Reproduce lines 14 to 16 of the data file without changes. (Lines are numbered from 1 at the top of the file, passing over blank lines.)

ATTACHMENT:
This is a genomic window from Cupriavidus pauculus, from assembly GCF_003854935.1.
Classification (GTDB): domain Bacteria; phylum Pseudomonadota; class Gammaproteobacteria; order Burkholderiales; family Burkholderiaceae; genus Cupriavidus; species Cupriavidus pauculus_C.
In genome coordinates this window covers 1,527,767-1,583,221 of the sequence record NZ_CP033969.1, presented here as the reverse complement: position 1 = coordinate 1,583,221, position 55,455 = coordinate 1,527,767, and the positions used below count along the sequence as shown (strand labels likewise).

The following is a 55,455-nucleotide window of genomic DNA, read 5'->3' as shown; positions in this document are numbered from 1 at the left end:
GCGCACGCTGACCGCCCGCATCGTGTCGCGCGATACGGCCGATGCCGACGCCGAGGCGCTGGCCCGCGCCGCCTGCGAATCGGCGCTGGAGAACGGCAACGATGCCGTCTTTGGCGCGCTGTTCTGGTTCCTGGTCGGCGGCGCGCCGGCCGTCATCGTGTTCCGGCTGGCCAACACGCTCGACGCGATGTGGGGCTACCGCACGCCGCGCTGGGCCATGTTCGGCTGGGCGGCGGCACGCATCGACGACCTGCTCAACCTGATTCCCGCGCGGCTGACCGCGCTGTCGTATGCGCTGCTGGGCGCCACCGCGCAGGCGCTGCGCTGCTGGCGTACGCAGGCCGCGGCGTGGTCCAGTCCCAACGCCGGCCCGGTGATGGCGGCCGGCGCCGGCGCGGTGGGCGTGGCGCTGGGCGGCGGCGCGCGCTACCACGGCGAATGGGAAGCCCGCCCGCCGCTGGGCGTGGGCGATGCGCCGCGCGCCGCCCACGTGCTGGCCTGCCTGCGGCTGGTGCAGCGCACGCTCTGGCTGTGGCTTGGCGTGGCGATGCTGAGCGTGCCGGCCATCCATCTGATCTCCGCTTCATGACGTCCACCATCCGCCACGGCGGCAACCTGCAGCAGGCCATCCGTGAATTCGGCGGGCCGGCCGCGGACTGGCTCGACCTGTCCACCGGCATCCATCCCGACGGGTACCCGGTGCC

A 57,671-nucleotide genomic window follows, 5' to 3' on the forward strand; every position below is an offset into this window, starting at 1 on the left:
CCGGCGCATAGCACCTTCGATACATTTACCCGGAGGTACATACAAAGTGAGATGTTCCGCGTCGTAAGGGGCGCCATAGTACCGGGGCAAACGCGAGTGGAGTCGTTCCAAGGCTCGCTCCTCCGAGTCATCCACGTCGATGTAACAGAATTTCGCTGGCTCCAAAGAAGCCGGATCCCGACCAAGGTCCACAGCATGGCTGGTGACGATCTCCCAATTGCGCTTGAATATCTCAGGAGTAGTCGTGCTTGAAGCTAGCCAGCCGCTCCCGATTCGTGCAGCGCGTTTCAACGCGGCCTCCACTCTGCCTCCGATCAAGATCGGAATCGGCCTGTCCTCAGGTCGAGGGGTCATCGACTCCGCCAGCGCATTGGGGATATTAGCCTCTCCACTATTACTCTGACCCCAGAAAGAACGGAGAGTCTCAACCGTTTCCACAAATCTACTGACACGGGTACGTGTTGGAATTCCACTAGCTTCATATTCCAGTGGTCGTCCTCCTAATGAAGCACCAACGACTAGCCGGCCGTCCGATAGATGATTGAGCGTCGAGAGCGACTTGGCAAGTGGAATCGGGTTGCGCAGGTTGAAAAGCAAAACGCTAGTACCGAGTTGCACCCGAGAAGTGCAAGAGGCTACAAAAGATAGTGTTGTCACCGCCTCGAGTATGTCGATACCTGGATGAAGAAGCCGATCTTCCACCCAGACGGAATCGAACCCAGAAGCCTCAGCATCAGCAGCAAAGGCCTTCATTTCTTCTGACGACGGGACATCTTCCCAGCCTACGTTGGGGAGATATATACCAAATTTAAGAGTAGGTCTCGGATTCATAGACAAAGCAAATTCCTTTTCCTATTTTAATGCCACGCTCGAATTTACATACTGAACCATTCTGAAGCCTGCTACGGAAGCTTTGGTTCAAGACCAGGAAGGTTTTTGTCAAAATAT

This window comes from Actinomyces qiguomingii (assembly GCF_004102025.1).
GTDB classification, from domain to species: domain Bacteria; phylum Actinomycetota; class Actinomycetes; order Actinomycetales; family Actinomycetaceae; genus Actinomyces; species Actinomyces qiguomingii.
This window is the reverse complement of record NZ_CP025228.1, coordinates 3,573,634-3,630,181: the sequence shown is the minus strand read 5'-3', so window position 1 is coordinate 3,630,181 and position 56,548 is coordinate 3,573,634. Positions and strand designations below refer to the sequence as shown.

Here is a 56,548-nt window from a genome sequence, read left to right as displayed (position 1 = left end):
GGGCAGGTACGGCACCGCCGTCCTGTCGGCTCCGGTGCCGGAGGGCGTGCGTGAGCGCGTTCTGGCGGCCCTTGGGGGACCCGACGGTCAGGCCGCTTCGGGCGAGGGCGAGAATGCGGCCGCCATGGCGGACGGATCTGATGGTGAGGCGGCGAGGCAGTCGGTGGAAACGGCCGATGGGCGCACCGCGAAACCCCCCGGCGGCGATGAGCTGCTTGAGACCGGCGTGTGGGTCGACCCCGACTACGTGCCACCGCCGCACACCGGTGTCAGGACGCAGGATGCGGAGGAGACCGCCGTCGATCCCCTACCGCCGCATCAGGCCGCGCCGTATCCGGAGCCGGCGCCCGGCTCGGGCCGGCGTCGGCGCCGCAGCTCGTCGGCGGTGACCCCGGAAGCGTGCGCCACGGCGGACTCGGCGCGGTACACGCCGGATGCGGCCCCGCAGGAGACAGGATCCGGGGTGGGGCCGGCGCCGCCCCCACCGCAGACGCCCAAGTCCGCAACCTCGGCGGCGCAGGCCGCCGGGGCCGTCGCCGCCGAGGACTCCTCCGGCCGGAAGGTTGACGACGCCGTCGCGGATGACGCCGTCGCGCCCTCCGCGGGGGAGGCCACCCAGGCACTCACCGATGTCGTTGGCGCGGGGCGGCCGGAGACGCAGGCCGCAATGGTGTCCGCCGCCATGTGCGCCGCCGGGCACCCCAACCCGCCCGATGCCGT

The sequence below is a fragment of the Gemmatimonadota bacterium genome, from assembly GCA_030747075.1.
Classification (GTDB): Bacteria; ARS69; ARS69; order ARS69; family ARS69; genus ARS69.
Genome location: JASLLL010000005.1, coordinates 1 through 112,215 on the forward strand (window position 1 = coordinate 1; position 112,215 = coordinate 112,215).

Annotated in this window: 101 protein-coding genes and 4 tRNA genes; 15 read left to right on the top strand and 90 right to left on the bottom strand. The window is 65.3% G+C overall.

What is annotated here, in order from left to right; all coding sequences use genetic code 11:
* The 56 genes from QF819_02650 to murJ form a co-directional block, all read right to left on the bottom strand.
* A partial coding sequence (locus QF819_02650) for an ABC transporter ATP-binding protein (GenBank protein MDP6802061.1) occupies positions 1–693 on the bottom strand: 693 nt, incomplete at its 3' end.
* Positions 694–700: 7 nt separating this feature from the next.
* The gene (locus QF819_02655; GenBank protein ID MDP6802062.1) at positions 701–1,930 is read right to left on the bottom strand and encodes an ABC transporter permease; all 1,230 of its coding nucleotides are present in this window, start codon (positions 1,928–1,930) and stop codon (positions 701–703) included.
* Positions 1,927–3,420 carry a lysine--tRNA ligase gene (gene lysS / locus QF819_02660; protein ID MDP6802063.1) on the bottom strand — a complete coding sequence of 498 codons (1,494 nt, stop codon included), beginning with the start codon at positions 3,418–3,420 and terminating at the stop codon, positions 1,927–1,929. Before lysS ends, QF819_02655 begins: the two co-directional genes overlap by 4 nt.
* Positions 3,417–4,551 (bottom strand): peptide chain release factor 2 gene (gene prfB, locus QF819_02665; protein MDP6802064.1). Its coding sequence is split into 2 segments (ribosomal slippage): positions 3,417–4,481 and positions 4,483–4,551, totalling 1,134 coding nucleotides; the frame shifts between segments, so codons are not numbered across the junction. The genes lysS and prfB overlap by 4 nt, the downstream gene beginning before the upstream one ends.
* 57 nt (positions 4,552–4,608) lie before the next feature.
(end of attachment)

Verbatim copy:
Classification (GTDB): Bacteria; ARS69; ARS69; order ARS69; family ARS69; genus ARS69.
Genome location: JASLLL010000005.1, coordinates 1 through 112,215 on the forward strand (window position 1 = coordinate 1; position 112,215 = coordinate 112,215).

Annotated in this window: 101 protein-coding genes and 4 tRNA genes; 15 read left to right on the top strand and 90 right to left on the bottom strand. The window is 65.3% G+C overall.